Geneva, November 20: Amid ongoing controversy over IMA and Ayurveda, World Health Organisation has issued a conditional recommendation against the use of remdesivir in hospitalized COVID patients, after concluding that there isn’t evidence that the drug reduces deaths or recovery times.
It is one of the two medicines currently authorised to treat the deadly virus across the world, but a large-scale Solidarity Trial led by WHO found that it had little or no effect on 28-day mortality or duration of hospitalisation of Covid-19 patients.
According to the WHO, this recommendation that released on 20 November, is part of a living guideline on clinical care for COVID-19. It was developed by an international guideline development group, which includes 28 clinical care experts, 4 patient-partners, and one ethicist.
WHO says remdesivir doesn't do much of anything to improve the health of people hospitalized with COVID-19. It should be noted that it same orgnisation that approves the medicine as a potentially effective treatment for COVID-19 in the summer after early trials showed some promise.
The guideline development group recognized that more research is needed, especially to provide higher certainty of the evidence for specific groups of patients. They supported continued enrollment in trials evaluating remdesivir.
As many as 50 countries have authorised the use of remdesivir to treat coronavirus.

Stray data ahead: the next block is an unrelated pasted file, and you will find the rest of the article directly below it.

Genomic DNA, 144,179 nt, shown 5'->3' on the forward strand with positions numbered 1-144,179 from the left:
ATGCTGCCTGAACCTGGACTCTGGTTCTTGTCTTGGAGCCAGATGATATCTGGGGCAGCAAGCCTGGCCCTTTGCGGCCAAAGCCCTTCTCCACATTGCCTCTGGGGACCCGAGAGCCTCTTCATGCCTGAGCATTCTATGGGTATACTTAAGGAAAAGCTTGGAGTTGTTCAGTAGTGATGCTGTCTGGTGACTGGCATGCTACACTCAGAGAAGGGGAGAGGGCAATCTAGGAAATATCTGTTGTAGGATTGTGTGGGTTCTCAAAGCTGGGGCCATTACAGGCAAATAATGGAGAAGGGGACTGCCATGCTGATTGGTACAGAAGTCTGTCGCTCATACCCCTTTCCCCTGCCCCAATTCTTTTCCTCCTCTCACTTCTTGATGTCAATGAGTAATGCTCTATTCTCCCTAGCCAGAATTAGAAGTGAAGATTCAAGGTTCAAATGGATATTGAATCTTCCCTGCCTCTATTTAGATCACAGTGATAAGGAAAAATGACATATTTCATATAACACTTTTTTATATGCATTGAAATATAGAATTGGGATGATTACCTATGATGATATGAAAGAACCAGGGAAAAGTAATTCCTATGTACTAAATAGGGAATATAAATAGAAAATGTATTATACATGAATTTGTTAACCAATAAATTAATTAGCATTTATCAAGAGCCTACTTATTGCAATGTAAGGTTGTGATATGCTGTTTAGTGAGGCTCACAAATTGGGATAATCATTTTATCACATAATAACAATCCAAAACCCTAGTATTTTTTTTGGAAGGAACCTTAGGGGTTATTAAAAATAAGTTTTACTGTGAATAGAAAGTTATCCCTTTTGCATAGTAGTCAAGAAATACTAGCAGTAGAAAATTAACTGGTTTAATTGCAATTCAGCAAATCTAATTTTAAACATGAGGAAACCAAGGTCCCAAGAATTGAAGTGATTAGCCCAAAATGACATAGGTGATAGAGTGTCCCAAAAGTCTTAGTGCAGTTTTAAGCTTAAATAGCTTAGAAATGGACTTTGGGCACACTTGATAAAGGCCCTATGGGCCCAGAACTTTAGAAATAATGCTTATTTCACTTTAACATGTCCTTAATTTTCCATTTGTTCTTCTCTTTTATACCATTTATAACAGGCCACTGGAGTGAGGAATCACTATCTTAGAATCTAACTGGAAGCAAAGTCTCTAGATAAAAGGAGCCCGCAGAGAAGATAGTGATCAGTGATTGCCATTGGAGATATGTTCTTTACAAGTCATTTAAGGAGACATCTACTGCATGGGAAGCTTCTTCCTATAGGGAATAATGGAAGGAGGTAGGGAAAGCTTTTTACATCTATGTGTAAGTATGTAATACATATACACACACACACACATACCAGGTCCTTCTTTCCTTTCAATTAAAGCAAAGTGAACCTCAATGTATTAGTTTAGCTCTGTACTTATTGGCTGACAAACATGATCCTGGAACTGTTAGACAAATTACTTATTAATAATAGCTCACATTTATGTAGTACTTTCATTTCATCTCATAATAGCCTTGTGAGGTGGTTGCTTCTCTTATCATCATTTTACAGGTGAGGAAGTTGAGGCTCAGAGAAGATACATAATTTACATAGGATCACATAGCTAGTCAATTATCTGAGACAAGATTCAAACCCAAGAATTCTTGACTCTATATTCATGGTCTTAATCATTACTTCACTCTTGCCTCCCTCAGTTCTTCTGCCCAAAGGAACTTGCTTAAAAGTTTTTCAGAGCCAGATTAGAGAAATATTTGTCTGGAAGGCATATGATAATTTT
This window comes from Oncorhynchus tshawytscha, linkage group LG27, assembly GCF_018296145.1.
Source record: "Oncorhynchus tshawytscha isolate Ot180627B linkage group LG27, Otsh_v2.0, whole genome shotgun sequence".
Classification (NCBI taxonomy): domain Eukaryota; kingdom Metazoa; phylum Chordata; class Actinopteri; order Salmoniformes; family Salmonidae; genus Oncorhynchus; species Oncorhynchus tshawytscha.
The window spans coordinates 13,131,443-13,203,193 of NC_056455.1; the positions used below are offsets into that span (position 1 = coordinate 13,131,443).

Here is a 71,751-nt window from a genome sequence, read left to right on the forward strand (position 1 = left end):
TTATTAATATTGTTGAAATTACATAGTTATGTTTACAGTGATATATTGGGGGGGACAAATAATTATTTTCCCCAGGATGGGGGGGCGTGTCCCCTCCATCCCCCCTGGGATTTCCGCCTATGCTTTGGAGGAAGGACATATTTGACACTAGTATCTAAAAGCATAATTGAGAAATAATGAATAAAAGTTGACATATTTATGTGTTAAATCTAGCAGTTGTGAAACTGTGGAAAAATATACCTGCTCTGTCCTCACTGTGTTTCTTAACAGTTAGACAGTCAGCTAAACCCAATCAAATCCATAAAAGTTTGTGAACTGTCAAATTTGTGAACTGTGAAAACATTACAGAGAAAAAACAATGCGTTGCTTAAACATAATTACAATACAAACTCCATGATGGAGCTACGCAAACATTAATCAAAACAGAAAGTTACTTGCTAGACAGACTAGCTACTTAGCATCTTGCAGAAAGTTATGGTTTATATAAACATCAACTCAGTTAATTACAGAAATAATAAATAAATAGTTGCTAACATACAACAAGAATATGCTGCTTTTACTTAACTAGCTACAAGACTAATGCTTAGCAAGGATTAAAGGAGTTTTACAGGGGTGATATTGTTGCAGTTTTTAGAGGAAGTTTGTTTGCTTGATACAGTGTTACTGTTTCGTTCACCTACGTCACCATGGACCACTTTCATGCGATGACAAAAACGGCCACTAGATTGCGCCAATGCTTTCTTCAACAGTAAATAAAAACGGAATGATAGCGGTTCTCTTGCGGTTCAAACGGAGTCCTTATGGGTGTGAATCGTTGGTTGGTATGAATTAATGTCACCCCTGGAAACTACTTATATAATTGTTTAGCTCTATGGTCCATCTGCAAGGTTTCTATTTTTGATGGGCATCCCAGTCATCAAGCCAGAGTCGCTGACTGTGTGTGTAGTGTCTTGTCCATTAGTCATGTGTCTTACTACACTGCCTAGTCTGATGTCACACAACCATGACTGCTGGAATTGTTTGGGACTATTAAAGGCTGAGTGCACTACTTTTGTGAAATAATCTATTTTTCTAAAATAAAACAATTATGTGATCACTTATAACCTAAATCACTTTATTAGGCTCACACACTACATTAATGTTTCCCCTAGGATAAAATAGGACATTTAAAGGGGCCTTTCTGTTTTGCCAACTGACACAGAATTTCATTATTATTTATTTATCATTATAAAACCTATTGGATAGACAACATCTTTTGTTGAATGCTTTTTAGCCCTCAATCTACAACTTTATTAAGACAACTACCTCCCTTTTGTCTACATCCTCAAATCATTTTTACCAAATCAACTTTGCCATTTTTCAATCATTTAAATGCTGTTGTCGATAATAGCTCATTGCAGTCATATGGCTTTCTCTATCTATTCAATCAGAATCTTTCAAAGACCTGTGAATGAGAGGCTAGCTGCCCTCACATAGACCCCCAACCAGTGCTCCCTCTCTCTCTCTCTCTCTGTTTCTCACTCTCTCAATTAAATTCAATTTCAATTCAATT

The WHO's Guideline Development Group (GDG) panel said its recommendation was backed by an evidence review that consisted of data from four international randomised trials of over 7,000 Covid-19 hospitalised patients.
It also said that the evidence review found that the drug is costly and complex to administer and has very little efficacy.
"Especially given the costs and resource implications associated with remdesivir ...the panel felt the responsibility should be on demonstrating evidence of efficacy, which is not established by the currently available data," the panel said.
Same with HCQ,
This was not the first time, earlier WHO also issued a statement saying hydroxychloroquine does not have clinical benefits in treating COVID-19. The Solidarity Trial was established by WHO to find an effective COVID-19 treatment for hospitalized patients.
Apart from WHO the research, published in the journal The Lancet, analysed data from nearly 15,000 patients with Covid-19 who received chloroquine or its analogue hydroxychloroquine, taken with or without the antibiotics azithromycin or clarithromycin, and 81,000 controls.
In light of this new WHO directive, modern medicine has left with literally no anti-viral drug to combat COVID-19. This advice is a setback for the IMA and WHO who always promote allopathy.